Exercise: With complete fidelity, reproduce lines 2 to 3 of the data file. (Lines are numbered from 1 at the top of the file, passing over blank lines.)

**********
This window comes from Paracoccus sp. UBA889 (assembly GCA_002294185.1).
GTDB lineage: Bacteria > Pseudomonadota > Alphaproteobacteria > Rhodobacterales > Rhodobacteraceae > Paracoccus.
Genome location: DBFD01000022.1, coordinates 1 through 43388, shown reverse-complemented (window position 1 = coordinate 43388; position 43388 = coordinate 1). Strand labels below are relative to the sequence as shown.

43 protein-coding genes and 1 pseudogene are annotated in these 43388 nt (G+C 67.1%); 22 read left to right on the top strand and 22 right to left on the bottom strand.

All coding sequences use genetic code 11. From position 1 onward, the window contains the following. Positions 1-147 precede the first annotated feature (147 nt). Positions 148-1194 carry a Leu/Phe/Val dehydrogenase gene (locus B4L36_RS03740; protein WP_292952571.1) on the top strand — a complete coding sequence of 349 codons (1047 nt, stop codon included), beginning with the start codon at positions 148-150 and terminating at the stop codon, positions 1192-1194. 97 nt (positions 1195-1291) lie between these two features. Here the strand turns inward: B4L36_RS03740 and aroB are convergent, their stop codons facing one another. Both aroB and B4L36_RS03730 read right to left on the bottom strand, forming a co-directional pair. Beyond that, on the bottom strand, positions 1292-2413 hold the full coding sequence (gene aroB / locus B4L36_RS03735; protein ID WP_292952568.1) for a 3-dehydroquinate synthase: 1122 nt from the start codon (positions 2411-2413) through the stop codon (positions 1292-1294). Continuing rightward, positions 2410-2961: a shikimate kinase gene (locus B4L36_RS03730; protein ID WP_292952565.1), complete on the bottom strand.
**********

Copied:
GTDB lineage: Bacteria > Pseudomonadota > Alphaproteobacteria > Rhodobacterales > Rhodobacteraceae > Paracoccus.
Genome location: DBFD01000022.1, coordinates 1 through 43388, shown reverse-complemented (window position 1 = coordinate 43388; position 43388 = coordinate 1). Strand labels below are relative to the sequence as shown.